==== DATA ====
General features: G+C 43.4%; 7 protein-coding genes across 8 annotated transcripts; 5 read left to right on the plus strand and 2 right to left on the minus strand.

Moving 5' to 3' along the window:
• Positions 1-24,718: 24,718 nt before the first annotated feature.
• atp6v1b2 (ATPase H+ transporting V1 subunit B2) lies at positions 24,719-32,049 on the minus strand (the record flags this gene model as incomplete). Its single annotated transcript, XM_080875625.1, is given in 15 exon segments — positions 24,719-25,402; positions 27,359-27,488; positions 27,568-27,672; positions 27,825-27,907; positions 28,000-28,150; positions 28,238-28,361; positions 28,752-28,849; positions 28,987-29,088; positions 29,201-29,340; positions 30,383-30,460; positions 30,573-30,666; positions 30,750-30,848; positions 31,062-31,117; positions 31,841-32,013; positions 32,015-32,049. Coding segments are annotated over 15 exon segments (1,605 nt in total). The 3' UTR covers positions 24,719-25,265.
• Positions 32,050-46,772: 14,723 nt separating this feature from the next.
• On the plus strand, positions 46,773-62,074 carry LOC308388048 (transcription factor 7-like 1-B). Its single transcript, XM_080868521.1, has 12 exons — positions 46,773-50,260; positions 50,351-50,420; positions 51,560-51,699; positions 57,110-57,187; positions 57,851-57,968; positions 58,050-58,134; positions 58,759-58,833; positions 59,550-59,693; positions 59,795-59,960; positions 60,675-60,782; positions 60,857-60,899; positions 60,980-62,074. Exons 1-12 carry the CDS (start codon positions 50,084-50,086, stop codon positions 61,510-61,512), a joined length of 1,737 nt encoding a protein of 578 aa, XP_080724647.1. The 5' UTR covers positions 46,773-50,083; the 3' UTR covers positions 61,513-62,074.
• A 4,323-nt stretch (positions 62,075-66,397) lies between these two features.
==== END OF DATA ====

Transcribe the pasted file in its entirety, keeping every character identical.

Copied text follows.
General features: G+C 43.4%; 7 protein-coding genes across 8 annotated transcripts; 5 read left to right on the plus strand and 2 right to left on the minus strand.

Moving 5' to 3' along the window:
• Positions 1-24,718: 24,718 nt before the first annotated feature.
• atp6v1b2 (ATPase H+ transporting V1 subunit B2) lies at positions 24,719-32,049 on the minus strand (the record flags this gene model as incomplete). Its single annotated transcript, XM_080875625.1, is given in 15 exon segments — positions 24,719-25,402; positions 27,359-27,488; positions 27,568-27,672; positions 27,825-27,907; positions 28,000-28,150; positions 28,238-28,361; positions 28,752-28,849; positions 28,987-29,088; positions 29,201-29,340; positions 30,383-30,460; positions 30,573-30,666; positions 30,750-30,848; positions 31,062-31,117; positions 31,841-32,013; positions 32,015-32,049. Coding segments are annotated over 15 exon segments (1,605 nt in total). The 3' UTR covers positions 24,719-25,265.
• Positions 32,050-46,772: 14,723 nt separating this feature from the next.
• On the plus strand, positions 46,773-62,074 carry LOC308388048 (transcription factor 7-like 1-B). Its single transcript, XM_080868521.1, has 12 exons — positions 46,773-50,260; positions 50,351-50,420; positions 51,560-51,699; positions 57,110-57,187; positions 57,851-57,968; positions 58,050-58,134; positions 58,759-58,833; positions 59,550-59,693; positions 59,795-59,960; positions 60,675-60,782; positions 60,857-60,899; positions 60,980-62,074. Exons 1-12 carry the CDS (start codon positions 50,084-50,086, stop codon positions 61,510-61,512), a joined length of 1,737 nt encoding a protein of 578 aa, XP_080724647.1. The 5' UTR covers positions 46,773-50,083; the 3' UTR covers positions 61,513-62,074.
• A 4,323-nt stretch (positions 62,075-66,397) lies between these two features.